Teaching and learning music in Japan
This research aims to identify the role of compulsory music education in the formation of
Japanese society and identity. It investigates the teaching and learning of music in Japan at·
grassroots level within an holistic context. In order to place school music education within
the historical and sociological contexts of Japanese society, it focuses upon four schools and
eight organisations of music teaching and learning outside the school system. It discusses
the relationship (or lack of a relationship) between such contexts, which is determined, for
example, by political, personal, social and cultural factors. It also highlights that much of
what happens in classrooms today is related to wider social issues which have their origins in
The research suggests that the present system of music education needs further review and
change if it is to claim convincingly its value within Japanese schools. It argues that a
scheme is needed to assure the quality of teachers and teaching. The absence of an
inspection system means that policy is regularly formulated at grassroots level, largely in a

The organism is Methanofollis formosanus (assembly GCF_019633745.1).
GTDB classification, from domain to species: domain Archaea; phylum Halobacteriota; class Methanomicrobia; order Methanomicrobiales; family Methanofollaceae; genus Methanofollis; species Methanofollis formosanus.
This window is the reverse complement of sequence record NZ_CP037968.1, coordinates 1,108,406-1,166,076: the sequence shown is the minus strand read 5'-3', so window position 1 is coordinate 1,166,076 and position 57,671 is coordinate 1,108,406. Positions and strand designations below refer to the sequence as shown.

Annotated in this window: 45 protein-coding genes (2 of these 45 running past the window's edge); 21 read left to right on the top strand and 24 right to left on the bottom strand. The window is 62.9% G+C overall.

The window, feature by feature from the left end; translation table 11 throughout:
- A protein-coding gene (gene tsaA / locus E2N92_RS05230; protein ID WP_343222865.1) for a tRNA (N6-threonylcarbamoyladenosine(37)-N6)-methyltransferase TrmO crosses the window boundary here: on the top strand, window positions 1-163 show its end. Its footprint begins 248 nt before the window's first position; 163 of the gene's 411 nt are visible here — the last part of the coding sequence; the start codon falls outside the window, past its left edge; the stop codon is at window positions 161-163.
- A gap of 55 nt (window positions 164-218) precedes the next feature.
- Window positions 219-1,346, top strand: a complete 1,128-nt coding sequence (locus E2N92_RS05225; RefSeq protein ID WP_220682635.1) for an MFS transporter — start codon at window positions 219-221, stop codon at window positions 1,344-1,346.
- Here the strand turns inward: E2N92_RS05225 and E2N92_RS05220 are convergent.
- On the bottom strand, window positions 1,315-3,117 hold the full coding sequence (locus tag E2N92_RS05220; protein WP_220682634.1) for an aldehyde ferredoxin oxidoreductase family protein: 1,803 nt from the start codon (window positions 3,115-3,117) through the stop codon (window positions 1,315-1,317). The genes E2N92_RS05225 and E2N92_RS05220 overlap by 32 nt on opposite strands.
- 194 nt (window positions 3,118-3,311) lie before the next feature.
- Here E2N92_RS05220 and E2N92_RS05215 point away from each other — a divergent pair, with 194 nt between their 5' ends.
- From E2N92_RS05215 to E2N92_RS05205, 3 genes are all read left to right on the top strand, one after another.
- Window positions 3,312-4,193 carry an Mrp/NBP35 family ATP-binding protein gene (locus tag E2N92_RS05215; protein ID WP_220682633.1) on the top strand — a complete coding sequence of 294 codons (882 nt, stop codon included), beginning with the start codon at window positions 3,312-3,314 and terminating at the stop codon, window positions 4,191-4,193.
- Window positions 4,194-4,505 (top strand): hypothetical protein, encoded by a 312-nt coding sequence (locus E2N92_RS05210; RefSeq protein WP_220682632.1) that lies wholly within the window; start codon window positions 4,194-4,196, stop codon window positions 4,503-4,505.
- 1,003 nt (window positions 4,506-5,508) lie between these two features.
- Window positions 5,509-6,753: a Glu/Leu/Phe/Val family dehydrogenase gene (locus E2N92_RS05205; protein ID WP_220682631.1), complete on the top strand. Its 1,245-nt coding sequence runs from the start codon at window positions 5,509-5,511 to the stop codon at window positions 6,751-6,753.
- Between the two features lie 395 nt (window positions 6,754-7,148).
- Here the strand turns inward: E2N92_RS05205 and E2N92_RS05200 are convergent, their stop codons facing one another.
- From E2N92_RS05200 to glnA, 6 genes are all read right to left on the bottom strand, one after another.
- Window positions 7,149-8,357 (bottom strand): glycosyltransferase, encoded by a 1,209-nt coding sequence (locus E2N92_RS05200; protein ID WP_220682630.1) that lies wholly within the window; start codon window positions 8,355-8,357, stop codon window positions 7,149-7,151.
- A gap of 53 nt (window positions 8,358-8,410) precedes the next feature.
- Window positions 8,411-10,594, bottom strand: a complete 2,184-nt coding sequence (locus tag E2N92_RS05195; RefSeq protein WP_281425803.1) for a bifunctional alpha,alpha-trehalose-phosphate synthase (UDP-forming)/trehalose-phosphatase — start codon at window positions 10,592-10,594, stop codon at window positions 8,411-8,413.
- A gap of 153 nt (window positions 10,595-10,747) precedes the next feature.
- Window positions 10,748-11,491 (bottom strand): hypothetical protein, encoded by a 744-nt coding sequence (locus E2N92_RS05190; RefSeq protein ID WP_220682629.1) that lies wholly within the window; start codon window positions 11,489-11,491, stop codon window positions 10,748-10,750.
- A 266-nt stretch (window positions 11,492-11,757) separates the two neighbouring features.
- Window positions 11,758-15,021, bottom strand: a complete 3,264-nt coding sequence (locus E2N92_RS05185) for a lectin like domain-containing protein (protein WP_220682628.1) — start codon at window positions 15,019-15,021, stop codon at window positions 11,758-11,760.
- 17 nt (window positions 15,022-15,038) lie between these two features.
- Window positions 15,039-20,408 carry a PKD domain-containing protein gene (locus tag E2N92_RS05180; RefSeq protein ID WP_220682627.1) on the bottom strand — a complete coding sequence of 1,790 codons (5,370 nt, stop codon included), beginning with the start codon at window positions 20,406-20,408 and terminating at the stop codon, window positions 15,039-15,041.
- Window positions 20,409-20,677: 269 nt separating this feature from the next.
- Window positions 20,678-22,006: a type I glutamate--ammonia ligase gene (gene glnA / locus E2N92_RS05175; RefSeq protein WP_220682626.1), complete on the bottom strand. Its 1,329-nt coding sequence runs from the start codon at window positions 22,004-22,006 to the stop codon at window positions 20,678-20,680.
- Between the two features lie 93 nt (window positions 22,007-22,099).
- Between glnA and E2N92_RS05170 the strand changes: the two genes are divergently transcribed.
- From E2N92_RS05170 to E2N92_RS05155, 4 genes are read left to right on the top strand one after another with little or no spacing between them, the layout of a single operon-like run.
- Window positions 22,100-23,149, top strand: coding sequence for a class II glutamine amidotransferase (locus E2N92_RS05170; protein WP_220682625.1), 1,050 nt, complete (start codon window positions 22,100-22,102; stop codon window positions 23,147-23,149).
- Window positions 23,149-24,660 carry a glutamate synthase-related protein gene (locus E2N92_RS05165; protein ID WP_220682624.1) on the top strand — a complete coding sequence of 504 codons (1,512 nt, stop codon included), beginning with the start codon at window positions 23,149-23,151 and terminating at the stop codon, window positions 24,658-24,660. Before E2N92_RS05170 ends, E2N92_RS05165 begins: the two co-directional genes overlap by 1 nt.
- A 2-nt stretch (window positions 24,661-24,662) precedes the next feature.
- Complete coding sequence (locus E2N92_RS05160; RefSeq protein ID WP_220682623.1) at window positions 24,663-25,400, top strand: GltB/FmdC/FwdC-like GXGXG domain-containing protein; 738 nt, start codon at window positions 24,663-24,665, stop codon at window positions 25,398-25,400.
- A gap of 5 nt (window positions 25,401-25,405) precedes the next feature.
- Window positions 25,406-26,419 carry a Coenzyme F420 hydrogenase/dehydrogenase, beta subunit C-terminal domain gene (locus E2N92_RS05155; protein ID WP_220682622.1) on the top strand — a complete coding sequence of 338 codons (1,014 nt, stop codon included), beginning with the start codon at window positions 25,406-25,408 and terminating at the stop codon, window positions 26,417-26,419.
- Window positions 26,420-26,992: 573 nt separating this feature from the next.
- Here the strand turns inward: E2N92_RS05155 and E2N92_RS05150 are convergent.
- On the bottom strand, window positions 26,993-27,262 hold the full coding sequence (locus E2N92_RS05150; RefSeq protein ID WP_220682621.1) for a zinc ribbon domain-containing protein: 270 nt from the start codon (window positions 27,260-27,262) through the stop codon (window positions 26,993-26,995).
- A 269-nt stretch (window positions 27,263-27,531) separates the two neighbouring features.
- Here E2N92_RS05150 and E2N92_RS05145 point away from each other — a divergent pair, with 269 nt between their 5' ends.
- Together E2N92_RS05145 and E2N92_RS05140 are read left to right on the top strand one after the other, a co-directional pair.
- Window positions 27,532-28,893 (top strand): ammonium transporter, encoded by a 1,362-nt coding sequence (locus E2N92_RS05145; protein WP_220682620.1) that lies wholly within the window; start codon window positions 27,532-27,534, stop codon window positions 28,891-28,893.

way that is governed by personal beliefs, experiences and peer pressures, rather than by
government itself. It also outlines the lack of a relationship or even understanding between
the different systems of music education in Japan, notwithstanding the finding that pupils'
musical experience outside school influences their attitudes towards music lessons in school.
It argues that the school system needs to acknowledge the existence of musical le,a r.n ing
outside schools and needs to accommodate pupils' musical experiences outside school. The
research also discusses issues such as the place of Japanese music in schools, the role of
specialist music teachers in elementary schools, the role of music in schools, and the aims and
objectives of music education in schools.